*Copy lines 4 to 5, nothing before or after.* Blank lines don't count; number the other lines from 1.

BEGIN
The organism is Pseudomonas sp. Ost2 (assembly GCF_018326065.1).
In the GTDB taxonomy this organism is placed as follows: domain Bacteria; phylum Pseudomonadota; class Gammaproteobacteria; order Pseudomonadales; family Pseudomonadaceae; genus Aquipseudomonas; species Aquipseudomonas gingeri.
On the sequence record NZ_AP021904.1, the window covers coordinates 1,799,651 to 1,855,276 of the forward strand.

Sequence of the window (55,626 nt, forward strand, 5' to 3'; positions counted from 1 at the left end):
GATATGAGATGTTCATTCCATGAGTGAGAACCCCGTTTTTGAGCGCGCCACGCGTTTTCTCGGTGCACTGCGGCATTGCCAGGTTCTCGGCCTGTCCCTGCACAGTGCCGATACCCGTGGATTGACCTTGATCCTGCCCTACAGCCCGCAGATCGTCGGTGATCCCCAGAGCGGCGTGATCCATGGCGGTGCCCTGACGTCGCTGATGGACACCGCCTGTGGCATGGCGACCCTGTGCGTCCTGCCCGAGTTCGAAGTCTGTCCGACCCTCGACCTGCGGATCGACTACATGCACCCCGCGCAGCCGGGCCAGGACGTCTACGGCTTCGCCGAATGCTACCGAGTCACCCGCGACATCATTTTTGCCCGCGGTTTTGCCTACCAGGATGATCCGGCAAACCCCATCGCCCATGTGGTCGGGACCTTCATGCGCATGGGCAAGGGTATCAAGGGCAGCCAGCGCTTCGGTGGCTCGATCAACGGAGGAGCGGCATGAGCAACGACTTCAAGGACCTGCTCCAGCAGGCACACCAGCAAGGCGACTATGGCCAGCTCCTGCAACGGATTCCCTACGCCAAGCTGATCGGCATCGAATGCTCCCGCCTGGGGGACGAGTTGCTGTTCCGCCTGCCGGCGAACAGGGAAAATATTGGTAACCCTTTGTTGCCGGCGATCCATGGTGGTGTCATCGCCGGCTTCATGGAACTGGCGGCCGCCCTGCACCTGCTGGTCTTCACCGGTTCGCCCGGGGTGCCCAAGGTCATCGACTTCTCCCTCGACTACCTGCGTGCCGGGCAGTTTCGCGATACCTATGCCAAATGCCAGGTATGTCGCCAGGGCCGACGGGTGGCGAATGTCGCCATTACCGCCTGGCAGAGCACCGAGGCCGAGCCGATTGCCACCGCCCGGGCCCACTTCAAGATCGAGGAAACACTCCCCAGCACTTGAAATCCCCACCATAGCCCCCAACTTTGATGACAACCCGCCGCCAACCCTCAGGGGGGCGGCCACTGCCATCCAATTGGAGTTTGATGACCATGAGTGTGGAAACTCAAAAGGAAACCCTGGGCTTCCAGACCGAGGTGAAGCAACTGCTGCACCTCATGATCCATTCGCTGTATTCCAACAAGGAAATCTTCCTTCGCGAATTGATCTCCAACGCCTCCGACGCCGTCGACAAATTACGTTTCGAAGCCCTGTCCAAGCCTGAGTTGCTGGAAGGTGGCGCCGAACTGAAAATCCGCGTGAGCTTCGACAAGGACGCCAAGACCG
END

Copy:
Sequence of the window (55,626 nt, forward strand, 5' to 3'; positions counted from 1 at the left end):
GATATGAGATGTTCATTCCATGAGTGAGAACCCCGTTTTTGAGCGCGCCACGCGTTTTCTCGGTGCACTGCGGCATTGCCAGGTTCTCGGCCTGTCCCTGCACAGTGCCGATACCCGTGGATTGACCTTGATCCTGCCCTACAGCCCGCAGATCGTCGGTGATCCCCAGAGCGGCGTGATCCATGGCGGTGCCCTGACGTCGCTGATGGACACCGCCTGTGGCATGGCGACCCTGTGCGTCCTGCCCGAGTTCGAAGTCTGTCCGACCCTCGACCTGCGGATCGACTACATGCACCCCGCGCAGCCGGGCCAGGACGTCTACGGCTTCGCCGAATGCTACCGAGTCACCCGCGACATCATTTTTGCCCGCGGTTTTGCCTACCAGGATGATCCGGCAAACCCCATCGCCCATGTGGTCGGGACCTTCATGCGCATGGGCAAGGGTATCAAGGGCAGCCAGCGCTTCGGTGGCTCGATCAACGGAGGAGCGGCATGAGCAACGACTTCAAGGACCTGCTCCAGCAGGCACACCAGCAAGGCGACTATGGCCAGCTCCTGCAACGGATTCCCTACGCCAAGCTGATCGGCATCGAATGCTCCCGCCTGGGGGACGAGTTGCTGTTCCGCCTGCCGGCGAACAGGGAAAATATTGGTAACCCTTTGTTGCCGGCGATCCATGGTGGTGTCATCGCCGGCTTCATGGAACTGGCGGCCGCCCTGCACCTGCTGGTCTTCACCGGTTCGCCCGGGGTGCCCAAGGTCATCGACTTCTCCCTCGACTACCTGCGTGCCGGGCAGTTTCGCGATACCTATGCCAAATGCCAGGTATGTCGCCAGGGCCGACGGGTGGCGAATGTCGCCATTACCGCCTGGCAGAGCACCGAGGCCGAGCCGATTGCCACCGCCCGGGCCCACTTCAAGATCGAGGAAACACTCCCCAGCACTTGAAATCCCCACCATAGCCCCCAACTTTGATGACAACCCGCCGCCAACCCTCAGGGGGGCGGCCACTGCCATCCAATTGGAGTTTGATGACCATGAGTGTGGAAACTCAAAAGGAAACCCTGGGCTTCCAGACCGAGGTGAAGCAACTGCTGCACCTCATGATCCATTCGCTGTATTCCAACAAGGAAATCTTCCTTCGCGAATTGATCTCCAACGCCTCCGACGCCGTCGACAAATTACGTTTCGAAGCCCTGTCCAAGCCTGAGTTGCTGGAAGGTGGCGCCGAACTGAAAATCCGCGTGAGCTTCGACAAGGACGCCAAGACCG